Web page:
Do women get worse treatment in bike shops?

IMG_6551This is a question which is often asked on the bicycle blogosphere, and also one where I have some first hand experience and, as with answers to most complex and often subjective questions, the answer is “it depends….”

I have to preface my comments with a statement I have never purchased a new bike from a bike shop, though I often buy parts from them, as well as from online sites.

The time I was most acutely aware of a prejudice or less-than-perfect customer service was when I was looking for new wheels and a three-speed-coaster-brake hub for my Speedwell. The responses I got from the bike shops were that I should buy a new bike as it would cost about the same (this was not even answering my question), or that they would get a quote and get back to me (only one shop out of three actually did this). So in this case I would say that I was not satisfied with the treatment I received. I put it down to the fact that I was a woman who was perceived as not knowing what she wanted, even though I was prepared to send a fair amount of money.

Fast forward a few years and my experience at bike shops now is a very different one, and it is not because I am a regular at any one bike shop. I get comments of “nice bike”, as I am on either my Speedwell or my Bennett. When I tell them that I have “restored” (although “customised” would probably be a better term) the bike, they tell me what a great job I have done. This often leads to a discussion of the merits of old steel bikes vs more modern bikes, and so on. Sometimes in the course of the conversation, the shop staff will offer to make an adjustment to the gear shifter cable and I happily accept the offer. Or they may comment favourably on some other component of the bike. So my lack of mechanical skills is made known, and that is not an issue with me, I am grateful for the free adjustment to the bike! There is never any attempt to sell me a bike or a part for my current bike, and often I don’t spend any money there, I am simply enquiring about a part and/or placing an order for said part/s.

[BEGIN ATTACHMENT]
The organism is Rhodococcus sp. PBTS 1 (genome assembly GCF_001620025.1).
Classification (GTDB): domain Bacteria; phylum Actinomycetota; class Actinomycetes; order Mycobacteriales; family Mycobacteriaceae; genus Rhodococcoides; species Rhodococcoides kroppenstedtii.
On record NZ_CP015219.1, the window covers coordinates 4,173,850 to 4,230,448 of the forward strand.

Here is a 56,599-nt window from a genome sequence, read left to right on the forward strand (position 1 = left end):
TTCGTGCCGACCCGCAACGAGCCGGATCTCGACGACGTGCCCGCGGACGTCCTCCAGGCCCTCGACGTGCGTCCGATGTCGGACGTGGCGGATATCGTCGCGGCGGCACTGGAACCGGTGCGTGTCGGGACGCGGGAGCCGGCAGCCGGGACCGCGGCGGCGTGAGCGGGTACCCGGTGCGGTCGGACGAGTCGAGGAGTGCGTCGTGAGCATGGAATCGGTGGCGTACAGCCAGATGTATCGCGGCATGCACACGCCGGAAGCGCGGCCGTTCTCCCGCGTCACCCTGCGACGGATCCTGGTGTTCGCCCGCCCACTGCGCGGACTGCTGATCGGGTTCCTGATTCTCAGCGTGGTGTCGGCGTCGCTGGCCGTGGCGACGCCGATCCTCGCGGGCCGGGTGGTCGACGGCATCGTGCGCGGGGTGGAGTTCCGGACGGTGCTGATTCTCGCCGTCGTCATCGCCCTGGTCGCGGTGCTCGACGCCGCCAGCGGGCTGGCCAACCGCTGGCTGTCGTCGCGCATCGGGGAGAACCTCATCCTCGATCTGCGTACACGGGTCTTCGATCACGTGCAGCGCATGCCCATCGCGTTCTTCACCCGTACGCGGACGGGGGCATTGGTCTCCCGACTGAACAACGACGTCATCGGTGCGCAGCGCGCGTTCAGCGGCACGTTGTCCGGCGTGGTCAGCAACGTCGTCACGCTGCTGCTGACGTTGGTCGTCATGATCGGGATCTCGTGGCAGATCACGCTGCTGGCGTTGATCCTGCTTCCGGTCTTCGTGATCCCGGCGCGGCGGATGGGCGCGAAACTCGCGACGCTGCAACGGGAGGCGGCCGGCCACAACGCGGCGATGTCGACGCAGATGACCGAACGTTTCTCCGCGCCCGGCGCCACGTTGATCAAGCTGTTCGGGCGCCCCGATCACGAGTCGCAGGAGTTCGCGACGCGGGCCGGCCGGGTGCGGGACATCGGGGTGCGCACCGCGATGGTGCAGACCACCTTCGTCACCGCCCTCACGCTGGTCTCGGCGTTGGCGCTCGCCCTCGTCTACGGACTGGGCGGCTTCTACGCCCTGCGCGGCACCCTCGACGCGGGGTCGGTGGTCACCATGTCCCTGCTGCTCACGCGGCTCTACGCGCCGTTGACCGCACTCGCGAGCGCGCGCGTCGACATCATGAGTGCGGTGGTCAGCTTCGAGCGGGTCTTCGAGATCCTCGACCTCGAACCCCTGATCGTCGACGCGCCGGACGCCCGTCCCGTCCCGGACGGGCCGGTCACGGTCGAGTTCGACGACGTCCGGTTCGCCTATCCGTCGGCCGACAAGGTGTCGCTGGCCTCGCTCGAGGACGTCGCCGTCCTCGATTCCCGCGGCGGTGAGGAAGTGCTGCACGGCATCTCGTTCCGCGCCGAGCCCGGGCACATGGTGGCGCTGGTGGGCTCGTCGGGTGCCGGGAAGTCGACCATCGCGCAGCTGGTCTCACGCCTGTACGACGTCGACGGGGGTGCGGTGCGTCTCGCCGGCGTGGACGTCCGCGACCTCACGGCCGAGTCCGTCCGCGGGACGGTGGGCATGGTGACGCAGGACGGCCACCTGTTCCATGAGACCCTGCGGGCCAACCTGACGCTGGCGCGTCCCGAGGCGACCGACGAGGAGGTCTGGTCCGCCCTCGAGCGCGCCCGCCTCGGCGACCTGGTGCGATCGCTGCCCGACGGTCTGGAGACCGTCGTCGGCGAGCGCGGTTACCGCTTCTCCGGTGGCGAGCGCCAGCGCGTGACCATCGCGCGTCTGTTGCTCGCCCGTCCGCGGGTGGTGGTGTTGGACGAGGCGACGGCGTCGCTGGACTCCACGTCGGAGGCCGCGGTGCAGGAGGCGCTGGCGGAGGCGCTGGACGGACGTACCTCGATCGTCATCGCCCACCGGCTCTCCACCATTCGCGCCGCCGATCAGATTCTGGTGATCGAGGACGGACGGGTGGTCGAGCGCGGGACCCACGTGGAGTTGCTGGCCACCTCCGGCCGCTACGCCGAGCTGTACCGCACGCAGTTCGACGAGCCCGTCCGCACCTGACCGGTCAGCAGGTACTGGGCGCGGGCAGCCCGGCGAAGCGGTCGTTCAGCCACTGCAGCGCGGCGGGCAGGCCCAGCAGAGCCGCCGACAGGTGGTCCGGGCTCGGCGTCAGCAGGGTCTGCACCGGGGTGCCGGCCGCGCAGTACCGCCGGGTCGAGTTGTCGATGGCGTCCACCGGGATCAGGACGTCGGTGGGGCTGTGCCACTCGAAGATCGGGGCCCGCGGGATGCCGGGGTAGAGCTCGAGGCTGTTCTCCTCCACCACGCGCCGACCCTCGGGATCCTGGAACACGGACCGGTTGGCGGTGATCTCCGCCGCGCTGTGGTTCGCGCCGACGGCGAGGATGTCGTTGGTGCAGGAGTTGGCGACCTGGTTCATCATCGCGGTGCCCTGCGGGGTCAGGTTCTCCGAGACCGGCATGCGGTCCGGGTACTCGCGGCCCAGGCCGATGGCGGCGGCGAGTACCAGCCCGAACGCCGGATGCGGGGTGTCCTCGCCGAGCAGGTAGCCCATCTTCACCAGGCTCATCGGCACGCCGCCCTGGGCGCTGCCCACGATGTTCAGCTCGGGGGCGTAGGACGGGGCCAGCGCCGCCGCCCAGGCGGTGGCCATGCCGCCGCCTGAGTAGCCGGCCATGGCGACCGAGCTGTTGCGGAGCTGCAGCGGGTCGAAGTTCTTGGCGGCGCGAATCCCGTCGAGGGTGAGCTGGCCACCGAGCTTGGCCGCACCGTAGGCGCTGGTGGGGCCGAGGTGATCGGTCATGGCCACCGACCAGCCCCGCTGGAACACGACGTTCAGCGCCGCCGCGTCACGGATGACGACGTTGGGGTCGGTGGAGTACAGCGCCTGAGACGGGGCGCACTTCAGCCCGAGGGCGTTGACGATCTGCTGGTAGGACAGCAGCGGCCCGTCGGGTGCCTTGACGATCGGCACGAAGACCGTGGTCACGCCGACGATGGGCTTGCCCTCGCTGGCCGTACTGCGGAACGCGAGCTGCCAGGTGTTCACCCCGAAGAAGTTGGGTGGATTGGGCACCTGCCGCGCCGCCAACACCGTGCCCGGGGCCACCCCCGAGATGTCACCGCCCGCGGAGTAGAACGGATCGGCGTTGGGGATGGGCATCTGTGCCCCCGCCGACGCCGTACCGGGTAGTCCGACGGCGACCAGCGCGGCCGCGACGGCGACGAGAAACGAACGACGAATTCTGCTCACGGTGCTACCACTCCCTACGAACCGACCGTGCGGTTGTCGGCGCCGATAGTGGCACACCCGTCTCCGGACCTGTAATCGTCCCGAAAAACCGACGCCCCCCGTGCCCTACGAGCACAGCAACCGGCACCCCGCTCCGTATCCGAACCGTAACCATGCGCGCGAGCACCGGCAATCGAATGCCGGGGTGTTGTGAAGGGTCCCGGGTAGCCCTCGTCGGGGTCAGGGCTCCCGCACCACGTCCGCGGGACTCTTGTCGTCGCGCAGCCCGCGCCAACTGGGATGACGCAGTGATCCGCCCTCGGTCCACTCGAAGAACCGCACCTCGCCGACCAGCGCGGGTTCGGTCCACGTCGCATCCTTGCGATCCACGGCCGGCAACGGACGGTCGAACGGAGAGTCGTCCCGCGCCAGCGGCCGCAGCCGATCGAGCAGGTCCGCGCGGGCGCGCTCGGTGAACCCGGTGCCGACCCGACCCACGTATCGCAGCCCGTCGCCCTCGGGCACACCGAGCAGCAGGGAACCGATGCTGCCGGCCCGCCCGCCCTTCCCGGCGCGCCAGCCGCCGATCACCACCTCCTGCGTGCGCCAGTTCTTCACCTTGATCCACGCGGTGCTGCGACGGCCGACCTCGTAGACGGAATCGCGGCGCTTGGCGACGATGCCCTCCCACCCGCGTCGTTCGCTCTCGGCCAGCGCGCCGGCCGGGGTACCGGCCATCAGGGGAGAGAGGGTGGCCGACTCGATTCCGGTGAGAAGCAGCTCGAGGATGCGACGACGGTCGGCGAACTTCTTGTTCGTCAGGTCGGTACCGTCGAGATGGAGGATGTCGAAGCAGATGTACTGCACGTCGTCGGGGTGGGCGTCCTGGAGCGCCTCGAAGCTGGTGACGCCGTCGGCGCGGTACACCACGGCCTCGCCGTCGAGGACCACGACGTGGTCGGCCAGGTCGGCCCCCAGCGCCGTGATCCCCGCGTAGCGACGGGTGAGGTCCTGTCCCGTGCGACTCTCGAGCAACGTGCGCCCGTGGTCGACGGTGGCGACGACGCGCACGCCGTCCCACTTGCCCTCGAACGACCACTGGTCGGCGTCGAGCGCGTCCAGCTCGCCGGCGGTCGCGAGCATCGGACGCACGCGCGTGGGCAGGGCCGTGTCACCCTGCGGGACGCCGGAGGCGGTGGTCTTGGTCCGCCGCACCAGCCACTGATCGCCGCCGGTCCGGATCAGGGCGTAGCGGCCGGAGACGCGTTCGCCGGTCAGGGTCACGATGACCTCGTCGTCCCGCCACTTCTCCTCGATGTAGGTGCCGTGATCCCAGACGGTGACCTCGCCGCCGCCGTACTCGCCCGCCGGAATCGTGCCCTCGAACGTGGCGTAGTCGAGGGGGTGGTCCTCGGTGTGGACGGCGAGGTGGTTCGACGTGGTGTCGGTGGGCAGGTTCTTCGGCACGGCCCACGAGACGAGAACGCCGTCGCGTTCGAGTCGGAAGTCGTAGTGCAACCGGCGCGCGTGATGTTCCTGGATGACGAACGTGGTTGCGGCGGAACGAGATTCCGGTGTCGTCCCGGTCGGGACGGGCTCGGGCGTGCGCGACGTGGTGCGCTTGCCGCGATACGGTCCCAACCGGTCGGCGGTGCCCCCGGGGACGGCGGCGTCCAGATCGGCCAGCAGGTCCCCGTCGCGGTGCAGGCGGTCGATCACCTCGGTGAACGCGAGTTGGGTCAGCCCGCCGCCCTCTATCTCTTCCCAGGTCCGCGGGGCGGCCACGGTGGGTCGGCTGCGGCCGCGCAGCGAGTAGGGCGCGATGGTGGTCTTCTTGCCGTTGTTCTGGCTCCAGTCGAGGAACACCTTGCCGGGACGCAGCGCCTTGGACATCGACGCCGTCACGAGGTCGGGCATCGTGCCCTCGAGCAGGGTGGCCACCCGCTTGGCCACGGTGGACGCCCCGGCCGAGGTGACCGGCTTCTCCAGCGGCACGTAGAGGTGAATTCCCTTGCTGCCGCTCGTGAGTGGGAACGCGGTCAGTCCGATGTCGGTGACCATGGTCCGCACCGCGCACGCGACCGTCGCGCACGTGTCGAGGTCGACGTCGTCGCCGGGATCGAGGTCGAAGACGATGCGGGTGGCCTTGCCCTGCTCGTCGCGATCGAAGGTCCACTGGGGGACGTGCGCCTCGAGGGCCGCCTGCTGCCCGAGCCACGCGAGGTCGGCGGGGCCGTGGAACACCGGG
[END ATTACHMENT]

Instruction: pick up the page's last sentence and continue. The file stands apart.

So in answer to the question I have posed, I would have to say that my experience with working on bikes, no matter how badly this work is done, has altered the treatment I receive in bike shops. On the other hand I am not asking for a large job to be done at the shop. This last fact should actually have a negative affect on the treatment I receive as I won’t be spending large amounts of dollars at the shop, and nor are the staff encouraging me to.

When I buy online, of course, there is usually very little interaction with the vendor, it is simply a matter of placing the order and then, seemingly magically, it arrives a few days later. I have never had any problems with various online “bike shops” and I like that they allow easy price comparisons and offer good specials at times.

Many years ago, when I did triathlons, I also dealt with bike shops and, as I was working full time and had many other commitments at that time, I would simply drop my bike at the local bike shop and ask them to service it and change the tubes and tyres if necessary. This would cost a bit, and as I was “time poor” I didn’t mind this and I never found any fault with the service I received.

As for advice to give to women who are dealing with bike shops … most women don’t want to work on their bikes very much, and I am one of them. I will only do what I feel comfortable with. That puts us at the mercy of the bike shops so we want to get on well with them. Not all women want to tinker with their bike, or become experts in bikes, nor do they want to be athletic in their biking pursuits simply to gain credibility with the local bike shop, they just want some good service and impartial advice when spending their money on a bike, or parts for it.

The advice given on blogs about this is usually to build a good relationship with the local bike shop/s. This can be difficult however. If I get bad service, or poor treatment at a bike shop, I won’t go back there for some time. I usually just go to the nearest bike shop that is convenient for me, and in my area I have about 5 to choose from, as well as a comprehensive section at K Mart for certain parts and accessories. So, fortunately, I have plenty of choice. I have spent most of my bike dollars online though, because I know what I want, and it allows me to access good prices for those parts, some of which (eg Brooks saddles and skirt guards) can’t be bought here in Newcastle.